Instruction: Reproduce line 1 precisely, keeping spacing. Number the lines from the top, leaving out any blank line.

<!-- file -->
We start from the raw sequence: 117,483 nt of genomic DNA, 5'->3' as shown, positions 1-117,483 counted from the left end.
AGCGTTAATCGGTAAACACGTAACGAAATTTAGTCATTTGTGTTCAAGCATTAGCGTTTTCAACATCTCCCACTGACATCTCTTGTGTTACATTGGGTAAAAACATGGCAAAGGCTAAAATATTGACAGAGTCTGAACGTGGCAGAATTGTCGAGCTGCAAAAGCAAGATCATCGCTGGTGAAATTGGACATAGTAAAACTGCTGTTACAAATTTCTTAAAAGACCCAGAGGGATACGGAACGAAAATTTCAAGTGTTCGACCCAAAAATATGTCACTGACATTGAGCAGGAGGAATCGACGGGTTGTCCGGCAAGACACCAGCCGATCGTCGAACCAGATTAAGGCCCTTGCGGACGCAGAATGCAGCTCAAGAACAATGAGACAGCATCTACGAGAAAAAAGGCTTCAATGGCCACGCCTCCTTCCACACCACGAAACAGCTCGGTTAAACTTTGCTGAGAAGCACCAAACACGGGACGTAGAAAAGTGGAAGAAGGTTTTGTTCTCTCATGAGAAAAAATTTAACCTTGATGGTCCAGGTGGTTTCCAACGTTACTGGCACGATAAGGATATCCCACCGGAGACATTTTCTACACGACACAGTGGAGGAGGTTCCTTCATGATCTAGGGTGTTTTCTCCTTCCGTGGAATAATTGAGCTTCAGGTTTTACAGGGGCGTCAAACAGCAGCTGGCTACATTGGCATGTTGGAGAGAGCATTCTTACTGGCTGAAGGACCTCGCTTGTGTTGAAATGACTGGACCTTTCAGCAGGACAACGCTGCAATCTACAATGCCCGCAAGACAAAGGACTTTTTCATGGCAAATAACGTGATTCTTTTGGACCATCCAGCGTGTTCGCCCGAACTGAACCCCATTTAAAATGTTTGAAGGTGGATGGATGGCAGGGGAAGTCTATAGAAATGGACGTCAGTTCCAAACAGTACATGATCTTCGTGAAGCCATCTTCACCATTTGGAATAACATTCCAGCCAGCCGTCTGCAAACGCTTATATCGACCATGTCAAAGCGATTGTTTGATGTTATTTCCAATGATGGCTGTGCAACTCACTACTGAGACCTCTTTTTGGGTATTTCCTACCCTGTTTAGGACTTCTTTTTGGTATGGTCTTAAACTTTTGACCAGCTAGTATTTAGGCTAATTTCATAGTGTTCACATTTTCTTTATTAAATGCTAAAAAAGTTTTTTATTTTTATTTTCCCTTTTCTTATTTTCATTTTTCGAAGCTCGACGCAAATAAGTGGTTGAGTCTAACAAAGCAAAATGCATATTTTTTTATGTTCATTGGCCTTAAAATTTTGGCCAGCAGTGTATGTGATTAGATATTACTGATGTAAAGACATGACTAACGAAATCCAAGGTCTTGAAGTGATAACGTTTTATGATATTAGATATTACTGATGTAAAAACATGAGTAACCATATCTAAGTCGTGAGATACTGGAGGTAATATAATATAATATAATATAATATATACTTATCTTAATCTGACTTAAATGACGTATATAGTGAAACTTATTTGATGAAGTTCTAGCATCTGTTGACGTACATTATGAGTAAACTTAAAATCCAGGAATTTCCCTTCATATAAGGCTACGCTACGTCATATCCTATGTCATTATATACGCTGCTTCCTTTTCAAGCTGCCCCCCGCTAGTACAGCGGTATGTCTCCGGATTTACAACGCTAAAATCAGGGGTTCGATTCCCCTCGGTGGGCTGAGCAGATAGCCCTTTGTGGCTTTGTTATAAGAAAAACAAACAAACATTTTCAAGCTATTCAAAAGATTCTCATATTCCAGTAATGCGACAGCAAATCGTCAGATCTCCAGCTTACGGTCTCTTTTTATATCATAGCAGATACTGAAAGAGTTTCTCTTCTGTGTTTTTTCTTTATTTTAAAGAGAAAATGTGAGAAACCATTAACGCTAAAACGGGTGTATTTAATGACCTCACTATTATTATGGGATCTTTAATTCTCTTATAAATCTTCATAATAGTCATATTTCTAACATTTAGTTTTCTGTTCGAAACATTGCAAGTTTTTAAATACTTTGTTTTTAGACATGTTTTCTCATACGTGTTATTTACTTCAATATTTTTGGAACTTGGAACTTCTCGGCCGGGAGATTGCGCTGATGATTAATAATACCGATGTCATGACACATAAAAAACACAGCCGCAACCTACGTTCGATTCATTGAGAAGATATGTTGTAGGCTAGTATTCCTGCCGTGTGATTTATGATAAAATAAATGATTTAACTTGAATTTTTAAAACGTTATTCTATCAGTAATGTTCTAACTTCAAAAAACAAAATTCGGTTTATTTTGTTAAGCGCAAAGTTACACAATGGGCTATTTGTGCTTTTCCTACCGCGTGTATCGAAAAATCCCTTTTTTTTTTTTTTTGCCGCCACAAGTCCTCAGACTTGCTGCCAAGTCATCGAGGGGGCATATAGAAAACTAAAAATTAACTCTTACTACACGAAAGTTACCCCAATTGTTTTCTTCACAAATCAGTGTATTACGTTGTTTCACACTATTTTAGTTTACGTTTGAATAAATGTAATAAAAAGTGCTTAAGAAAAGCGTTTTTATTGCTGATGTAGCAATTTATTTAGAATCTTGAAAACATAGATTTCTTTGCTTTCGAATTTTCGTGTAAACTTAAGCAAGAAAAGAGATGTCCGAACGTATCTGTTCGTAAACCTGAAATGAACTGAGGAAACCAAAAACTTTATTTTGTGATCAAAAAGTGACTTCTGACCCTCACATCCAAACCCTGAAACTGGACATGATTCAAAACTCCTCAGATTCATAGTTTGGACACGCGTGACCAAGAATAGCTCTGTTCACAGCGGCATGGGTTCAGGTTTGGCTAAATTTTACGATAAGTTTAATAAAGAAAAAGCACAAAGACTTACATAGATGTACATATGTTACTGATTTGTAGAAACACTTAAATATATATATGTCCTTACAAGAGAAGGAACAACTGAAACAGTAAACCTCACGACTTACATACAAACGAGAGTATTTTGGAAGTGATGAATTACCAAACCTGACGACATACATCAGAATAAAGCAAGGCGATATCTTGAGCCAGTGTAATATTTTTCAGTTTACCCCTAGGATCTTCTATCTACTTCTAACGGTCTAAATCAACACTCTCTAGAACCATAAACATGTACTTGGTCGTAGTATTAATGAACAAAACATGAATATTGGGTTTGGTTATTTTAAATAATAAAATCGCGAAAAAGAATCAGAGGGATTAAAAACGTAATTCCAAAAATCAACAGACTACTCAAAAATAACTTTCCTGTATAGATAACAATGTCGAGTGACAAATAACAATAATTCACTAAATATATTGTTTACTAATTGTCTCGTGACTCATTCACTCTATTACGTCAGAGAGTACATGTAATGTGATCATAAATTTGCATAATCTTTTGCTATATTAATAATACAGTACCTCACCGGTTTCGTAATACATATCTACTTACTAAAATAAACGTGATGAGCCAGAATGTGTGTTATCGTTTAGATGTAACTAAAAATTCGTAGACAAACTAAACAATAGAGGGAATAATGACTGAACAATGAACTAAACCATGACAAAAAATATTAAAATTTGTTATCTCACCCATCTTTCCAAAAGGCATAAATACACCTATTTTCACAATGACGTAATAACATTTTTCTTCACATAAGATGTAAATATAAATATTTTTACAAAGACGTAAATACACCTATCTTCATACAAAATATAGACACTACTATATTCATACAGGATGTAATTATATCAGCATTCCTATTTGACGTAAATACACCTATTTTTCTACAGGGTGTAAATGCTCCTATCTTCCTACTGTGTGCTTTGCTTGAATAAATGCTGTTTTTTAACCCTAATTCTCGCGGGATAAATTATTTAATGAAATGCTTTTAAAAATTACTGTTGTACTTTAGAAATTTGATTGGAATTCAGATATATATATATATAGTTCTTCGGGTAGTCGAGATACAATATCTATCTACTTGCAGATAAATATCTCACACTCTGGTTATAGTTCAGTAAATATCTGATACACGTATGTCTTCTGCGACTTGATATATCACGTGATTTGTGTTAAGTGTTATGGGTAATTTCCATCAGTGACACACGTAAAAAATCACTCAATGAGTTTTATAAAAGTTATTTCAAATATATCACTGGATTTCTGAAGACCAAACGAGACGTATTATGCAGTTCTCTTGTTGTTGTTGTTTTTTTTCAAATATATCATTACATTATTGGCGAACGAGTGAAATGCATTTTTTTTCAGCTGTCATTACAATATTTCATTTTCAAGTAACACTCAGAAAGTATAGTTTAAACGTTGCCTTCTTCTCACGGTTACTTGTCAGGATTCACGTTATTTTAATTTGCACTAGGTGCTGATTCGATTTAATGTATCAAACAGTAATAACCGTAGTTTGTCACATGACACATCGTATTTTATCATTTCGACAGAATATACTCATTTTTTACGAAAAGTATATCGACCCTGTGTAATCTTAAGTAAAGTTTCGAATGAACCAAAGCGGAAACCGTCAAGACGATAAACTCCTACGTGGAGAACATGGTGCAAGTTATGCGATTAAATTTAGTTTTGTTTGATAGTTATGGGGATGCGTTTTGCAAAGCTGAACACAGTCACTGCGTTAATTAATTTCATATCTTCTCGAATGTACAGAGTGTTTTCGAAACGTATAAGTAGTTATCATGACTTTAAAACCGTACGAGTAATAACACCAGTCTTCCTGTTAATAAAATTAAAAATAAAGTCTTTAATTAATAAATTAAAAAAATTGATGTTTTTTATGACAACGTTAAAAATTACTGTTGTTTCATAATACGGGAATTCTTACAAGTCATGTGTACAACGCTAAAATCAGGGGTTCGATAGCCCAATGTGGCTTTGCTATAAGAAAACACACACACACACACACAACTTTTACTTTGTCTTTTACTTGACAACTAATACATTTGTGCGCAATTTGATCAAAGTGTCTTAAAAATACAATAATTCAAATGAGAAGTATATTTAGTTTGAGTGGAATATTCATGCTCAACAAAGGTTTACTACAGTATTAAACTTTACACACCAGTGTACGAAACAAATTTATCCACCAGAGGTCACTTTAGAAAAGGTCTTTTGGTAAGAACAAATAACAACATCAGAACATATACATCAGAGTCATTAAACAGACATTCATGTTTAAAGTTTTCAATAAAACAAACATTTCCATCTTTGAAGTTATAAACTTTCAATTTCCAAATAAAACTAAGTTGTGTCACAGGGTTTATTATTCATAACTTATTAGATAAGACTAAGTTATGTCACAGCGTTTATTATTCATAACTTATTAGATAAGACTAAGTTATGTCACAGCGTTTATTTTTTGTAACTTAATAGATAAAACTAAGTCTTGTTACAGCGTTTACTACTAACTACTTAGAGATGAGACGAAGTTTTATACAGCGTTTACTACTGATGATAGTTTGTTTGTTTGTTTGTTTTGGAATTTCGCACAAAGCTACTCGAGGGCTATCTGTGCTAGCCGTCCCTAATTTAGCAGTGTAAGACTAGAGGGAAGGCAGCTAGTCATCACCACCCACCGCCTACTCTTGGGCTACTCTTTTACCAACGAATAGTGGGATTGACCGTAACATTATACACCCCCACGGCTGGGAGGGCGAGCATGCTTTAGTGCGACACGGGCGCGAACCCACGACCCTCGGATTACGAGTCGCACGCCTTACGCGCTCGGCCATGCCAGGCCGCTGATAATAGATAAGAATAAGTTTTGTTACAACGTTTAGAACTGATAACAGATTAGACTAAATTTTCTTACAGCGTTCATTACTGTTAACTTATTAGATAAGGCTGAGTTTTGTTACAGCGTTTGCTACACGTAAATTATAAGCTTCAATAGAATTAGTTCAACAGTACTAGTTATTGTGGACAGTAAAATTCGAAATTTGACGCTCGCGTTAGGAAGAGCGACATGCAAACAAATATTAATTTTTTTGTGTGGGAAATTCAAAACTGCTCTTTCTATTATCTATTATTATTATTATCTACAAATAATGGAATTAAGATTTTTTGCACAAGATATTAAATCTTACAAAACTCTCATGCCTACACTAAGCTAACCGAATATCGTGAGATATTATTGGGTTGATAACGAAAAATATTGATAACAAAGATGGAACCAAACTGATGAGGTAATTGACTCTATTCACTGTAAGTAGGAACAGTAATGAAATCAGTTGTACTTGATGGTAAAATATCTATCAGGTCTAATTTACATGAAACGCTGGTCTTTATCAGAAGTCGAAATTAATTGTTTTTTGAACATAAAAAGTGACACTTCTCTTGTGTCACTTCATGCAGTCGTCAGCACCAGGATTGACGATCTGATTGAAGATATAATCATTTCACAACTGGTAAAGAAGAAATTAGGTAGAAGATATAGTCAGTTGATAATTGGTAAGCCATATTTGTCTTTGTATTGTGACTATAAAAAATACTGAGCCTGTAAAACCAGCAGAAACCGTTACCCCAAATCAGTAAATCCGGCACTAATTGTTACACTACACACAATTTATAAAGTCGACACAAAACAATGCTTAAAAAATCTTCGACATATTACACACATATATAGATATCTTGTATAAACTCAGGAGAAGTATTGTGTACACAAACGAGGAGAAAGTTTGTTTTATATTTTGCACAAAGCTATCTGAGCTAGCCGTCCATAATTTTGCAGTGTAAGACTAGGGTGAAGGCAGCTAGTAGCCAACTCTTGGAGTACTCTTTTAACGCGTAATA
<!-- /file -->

We start from the raw sequence: 117,483 nt of genomic DNA, 5'->3' as shown, positions 1-117,483 counted from the left end.